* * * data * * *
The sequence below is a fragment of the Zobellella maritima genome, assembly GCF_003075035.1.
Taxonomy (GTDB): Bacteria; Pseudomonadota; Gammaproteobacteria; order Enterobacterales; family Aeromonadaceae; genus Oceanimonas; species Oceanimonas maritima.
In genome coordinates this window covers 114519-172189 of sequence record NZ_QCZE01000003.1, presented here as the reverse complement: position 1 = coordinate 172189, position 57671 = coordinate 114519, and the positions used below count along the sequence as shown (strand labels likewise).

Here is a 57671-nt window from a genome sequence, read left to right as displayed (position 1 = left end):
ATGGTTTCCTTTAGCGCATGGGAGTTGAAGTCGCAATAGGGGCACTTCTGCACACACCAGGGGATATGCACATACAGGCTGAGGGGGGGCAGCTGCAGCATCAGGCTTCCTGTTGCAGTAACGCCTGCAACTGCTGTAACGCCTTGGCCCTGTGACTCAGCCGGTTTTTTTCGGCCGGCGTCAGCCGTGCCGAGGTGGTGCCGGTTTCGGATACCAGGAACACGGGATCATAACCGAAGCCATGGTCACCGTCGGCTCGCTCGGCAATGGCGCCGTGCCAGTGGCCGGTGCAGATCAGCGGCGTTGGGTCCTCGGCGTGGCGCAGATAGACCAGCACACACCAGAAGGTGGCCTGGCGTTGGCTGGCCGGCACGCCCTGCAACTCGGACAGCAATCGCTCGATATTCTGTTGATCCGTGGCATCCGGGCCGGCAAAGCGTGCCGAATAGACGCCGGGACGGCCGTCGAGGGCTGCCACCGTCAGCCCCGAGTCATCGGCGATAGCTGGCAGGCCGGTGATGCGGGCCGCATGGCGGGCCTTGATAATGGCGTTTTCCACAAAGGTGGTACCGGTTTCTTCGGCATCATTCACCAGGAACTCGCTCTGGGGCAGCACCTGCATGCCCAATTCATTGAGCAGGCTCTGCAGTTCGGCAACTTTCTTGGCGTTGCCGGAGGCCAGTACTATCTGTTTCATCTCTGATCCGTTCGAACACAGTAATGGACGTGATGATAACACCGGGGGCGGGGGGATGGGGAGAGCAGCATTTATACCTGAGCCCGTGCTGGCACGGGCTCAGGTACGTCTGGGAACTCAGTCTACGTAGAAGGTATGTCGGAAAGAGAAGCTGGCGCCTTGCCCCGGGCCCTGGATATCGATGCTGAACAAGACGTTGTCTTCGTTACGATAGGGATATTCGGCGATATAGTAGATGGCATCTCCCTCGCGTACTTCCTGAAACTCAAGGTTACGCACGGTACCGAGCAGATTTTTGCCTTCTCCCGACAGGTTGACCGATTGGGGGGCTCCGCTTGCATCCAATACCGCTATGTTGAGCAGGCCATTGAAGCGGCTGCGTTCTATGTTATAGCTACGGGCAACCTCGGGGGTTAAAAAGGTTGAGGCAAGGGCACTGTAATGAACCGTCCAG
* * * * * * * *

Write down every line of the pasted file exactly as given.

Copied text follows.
The sequence below is a fragment of the Zobellella maritima genome, assembly GCF_003075035.1.
Taxonomy (GTDB): Bacteria; Pseudomonadota; Gammaproteobacteria; order Enterobacterales; family Aeromonadaceae; genus Oceanimonas; species Oceanimonas maritima.
In genome coordinates this window covers 114519-172189 of sequence record NZ_QCZE01000003.1, presented here as the reverse complement: position 1 = coordinate 172189, position 57671 = coordinate 114519, and the positions used below count along the sequence as shown (strand labels likewise).

Here is a 57671-nt window from a genome sequence, read left to right as displayed (position 1 = left end):
ATGGTTTCCTTTAGCGCATGGGAGTTGAAGTCGCAATAGGGGCACTTCTGCACACACCAGGGGATATGCACATACAGGCTGAGGGGGGGCAGCTGCAGCATCAGGCTTCCTGTTGCAGTAACGCCTGCAACTGCTGTAACGCCTTGGCCCTGTGACTCAGCCGGTTTTTTTCGGCCGGCGTCAGCCGTGCCGAGGTGGTGCCGGTTTCGGATACCAGGAACACGGGATCATAACCGAAGCCATGGTCACCGTCGGCTCGCTCGGCAATGGCGCCGTGCCAGTGGCCGGTGCAGATCAGCGGCGTTGGGTCCTCGGCGTGGCGCAGATAGACCAGCACACACCAGAAGGTGGCCTGGCGTTGGCTGGCCGGCACGCCCTGCAACTCGGACAGCAATCGCTCGATATTCTGTTGATCCGTGGCATCCGGGCCGGCAAAGCGTGCCGAATAGACGCCGGGACGGCCGTCGAGGGCTGCCACCGTCAGCCCCGAGTCATCGGCGATAGCTGGCAGGCCGGTGATGCGGGCCGCATGGCGGGCCTTGATAATGGCGTTTTCCACAAAGGTGGTACCGGTTTCTTCGGCATCATTCACCAGGAACTCGCTCTGGGGCAGCACCTGCATGCCCAATTCATTGAGCAGGCTCTGCAGTTCGGCAACTTTCTTGGCGTTGCCGGAGGCCAGTACTATCTGTTTCATCTCTGATCCGTTCGAACACAGTAATGGACGTGATGATAACACCGGGGGCGGGGGGATGGGGAGAGCAGCATTTATACCTGAGCCCGTGCTGGCACGGGCTCAGGTACGTCTGGGAACTCAGTCTACGTAGAAGGTATGTCGGAAAGAGAAGCTGGCGCCTTGCCCCGGGCCCTGGATATCGATGCTGAACAAGACGTTGTCTTCGTTACGATAGGGATATTCGGCGATATAGTAGATGGCATCTCCCTCGCGTACTTCCTGAAACTCAAGGTTACGCACGGTACCGAGCAGATTTTTGCCTTCTCCCGACAGGTTGACCGATTGGGGGGCTCCGCTTGCATCCAATACCGCTATGTTGAGCAGGCCATTGAAGCGGCTGCGTTCTATGTTATAGCTACGGGCAACCTCGGGGGTTAAAAAGGTTGAGGCAAGGGCACTGTAATGAACCGTCCAG